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- Financing Questions -
How do I get started with financing Land?

Consider obtaining an appraisal from an independent appraisal on the land before you sign the contract. This may ensure youíre paying a fair market price for the land. A piece of land that is too large or too expensive for the area can be difficult to finance. Make sure you work with a bank that can finance raw land, and is comfortable with log homes.

Develop a budget allowance for your project. Get prequalified or preapproved for the mortgage necessary to complete your project. Consider applying for 10% more than you think you need. Upgrades and overruns are common, and you donít want to run out of money.

Building a log home from scratch is quite different from buying an existing home. Make sure you work with a lender who has some experience with construction lending and log home lending in particular. A good construction lender will review your financing options and steer you clear of common pitfalls.

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How does a construction loan work?

How does a construction loan work?

The construction portion of a construction/perm loan works in stages. The contractor, buyer and bank agree to a schedule of Ďdrawsí in advance. A draw is payment for completion of a portion of the work. A typical draw schedule looks like this:

First Draw on completion of the home's foundation.

Second Draw on completion of a weathertight house shell.

Third Draw on installation of electrical, plumbing and HVAC systems.

Fourth Draw on completion of interior finish and trim and installation of appliances and bathroom fixtures.

Fifth Draw on completion of house, building and loan inspections.

Sixth Draw about 90 days after completion or after sufficient time for the filing of mechanics' liens.

You only pay interest on the amount drawn. The bank will typically require an independent inspection of the work progress before payment of each draw. This protects you, the builder and the bank.

The construction of a log home presents different situation to the bank. You need to make sure that the bank will pay the log manufacturer for the log kit. This can get sticky, because $25,000 to $50,000 or more for a log kit that will be dropped at your homesite gets a bankerís stomach churning. Thatís why itís very important to work with a bank that specializes in log lending.

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How much will my monthly payment be?

You can calculate your monthly payment with this calculator.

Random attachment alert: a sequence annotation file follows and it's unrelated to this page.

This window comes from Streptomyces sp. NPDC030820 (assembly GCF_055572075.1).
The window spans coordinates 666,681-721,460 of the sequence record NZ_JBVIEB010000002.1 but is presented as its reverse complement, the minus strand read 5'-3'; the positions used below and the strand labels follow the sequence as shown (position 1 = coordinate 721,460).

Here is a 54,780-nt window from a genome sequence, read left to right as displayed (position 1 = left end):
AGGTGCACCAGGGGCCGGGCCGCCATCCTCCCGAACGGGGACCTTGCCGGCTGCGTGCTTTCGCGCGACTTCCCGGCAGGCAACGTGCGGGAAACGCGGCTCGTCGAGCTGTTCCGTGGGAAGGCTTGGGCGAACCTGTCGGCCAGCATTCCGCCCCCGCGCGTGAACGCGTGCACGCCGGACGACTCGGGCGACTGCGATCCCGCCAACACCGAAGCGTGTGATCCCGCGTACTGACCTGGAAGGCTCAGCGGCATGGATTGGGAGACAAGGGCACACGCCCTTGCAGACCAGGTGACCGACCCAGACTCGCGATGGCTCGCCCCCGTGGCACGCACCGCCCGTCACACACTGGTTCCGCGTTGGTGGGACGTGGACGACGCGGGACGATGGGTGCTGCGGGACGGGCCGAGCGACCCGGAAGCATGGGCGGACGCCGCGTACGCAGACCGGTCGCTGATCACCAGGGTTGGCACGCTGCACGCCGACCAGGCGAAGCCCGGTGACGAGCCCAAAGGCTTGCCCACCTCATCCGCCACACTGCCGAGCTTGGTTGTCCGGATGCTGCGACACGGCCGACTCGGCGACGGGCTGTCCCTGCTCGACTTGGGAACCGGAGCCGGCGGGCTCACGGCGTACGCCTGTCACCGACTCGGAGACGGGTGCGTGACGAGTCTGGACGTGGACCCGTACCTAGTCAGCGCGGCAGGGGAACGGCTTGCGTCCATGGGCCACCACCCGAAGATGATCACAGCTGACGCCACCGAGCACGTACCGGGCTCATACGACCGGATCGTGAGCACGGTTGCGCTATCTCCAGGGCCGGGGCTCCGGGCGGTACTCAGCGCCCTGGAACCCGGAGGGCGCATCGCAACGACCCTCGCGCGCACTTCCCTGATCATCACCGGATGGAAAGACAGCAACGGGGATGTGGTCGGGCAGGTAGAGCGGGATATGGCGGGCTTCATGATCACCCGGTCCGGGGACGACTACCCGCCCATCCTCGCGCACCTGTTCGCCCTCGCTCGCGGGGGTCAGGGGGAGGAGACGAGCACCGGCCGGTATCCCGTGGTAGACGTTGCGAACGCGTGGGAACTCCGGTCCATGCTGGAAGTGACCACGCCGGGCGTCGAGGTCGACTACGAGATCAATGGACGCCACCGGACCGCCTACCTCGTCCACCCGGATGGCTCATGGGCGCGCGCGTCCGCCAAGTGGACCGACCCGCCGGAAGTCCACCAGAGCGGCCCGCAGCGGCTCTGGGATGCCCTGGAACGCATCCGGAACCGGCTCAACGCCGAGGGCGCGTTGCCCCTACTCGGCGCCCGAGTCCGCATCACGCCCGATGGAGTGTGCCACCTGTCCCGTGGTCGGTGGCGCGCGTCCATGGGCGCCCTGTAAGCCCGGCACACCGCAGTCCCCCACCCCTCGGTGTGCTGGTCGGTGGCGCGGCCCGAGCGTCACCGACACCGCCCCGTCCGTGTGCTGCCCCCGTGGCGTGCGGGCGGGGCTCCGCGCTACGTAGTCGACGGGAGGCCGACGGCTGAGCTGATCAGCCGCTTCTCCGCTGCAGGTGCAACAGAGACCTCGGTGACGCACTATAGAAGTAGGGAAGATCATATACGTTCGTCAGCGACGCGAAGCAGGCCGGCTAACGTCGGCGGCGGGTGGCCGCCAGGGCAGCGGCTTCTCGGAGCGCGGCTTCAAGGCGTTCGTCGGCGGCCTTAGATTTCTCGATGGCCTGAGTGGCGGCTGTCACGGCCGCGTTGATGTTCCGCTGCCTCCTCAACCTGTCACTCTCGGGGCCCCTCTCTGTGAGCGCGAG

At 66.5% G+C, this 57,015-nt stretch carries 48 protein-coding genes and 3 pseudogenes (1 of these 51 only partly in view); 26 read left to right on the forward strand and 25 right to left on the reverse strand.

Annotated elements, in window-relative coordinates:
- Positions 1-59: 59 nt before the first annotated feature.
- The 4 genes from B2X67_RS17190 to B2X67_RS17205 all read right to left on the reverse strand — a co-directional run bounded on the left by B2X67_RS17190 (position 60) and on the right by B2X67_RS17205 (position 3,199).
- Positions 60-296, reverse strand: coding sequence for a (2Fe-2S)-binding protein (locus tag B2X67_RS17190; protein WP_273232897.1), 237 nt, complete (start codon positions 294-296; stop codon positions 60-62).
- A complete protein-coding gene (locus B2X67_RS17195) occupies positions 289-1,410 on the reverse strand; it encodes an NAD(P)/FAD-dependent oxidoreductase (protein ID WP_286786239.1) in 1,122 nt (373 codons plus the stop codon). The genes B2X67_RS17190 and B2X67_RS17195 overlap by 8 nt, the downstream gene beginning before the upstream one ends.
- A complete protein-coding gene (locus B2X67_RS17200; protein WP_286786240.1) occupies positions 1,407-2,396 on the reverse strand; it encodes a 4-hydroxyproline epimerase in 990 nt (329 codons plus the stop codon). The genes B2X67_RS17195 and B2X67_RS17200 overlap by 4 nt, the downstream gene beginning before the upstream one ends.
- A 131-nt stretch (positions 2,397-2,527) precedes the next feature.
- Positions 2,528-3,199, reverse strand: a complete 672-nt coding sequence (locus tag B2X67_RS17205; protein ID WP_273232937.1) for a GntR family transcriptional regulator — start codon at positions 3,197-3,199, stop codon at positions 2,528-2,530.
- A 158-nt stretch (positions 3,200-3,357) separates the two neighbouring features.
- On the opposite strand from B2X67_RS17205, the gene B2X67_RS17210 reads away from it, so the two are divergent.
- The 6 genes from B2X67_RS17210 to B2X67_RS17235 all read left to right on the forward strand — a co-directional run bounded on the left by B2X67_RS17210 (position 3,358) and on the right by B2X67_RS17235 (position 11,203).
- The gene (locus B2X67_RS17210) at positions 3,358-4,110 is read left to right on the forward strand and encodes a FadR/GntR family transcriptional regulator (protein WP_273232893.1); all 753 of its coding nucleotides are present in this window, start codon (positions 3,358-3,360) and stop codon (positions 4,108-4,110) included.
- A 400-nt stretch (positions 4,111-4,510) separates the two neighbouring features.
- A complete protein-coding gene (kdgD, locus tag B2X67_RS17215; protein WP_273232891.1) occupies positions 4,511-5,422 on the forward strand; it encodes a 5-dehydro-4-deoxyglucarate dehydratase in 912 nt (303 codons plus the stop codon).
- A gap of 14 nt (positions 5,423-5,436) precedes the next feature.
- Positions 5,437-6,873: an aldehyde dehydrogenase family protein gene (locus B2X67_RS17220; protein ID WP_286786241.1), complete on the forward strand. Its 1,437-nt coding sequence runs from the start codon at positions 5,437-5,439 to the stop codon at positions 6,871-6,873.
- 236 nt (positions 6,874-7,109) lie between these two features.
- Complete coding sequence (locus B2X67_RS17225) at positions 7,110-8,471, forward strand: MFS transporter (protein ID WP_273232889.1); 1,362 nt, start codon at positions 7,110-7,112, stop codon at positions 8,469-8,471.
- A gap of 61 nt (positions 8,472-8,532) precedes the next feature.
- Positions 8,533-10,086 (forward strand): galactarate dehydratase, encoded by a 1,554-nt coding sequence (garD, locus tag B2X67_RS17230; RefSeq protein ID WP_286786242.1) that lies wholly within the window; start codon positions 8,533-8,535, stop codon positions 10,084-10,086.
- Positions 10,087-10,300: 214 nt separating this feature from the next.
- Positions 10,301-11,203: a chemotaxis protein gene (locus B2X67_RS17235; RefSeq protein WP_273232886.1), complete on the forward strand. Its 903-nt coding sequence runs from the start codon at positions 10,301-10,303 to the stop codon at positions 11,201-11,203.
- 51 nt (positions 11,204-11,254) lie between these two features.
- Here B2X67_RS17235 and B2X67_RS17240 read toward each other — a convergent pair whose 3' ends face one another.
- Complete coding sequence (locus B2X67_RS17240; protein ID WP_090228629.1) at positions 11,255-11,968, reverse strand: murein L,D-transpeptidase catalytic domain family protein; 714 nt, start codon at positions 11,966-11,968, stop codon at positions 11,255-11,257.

Related Link - Use Calculator
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What kind of construction financing should I consider? What's available?

The best structure is a Construction/Permanent Loan

This structure is called a 'one-step' or 'single close' loan. A lender provides both the construction financing and permanent financing in a single loan.

During the construction phase, periodic draw payments are made to the builder based upon work completed. Monthly interest payments are made to the lender.

At completion, the loan modifies to a permanent loan. The construction interest rate and permanent loan rate can usually be locked in to protect the buyer from increases in interest rates during construction. Be sure to find a lender that has experience with this type of financing.

The single-close structure has the following advantages:

A single lender is used throughout the process.

There may be local and federal tax advantages of a single step loan.

Closing costs duplication is minimized.

The interest rate during construction and the permanent loan rate can be locked.

The principal disadvantages are:

There are fewer lenders providing this type of financing.

Make sure the lender is experienced with the single step close loan. If the lender does not have the expertise, then the process may be time-consuming and unnecessarily complex.

Interest must be paid during construction; if you have a house to sell, this could result in cash flow strains during the construction period. (A few lenders offer a no interest payment during construction option, which eliminates this issue.)

Another possibility is a separate Construction Loan and a separate Permanent Loan

This structure is called a 'two-step' or 'two close' loan. A local bank typically provides the construction financing with periodic draws. Monthly interest payments are made to the bank.

At completion, a 'take-out' permanent loan is obtained from the bank or a mortgage broker.The two-step structure is commonly available and widely used. The principal disadvantages are:

There are two sets of closing costs (usually title insurance, documentation and loan fees).

Transfer or stamp taxes are not minimized.

Construction cannot begin until all requirements for the take-out financing are completed.

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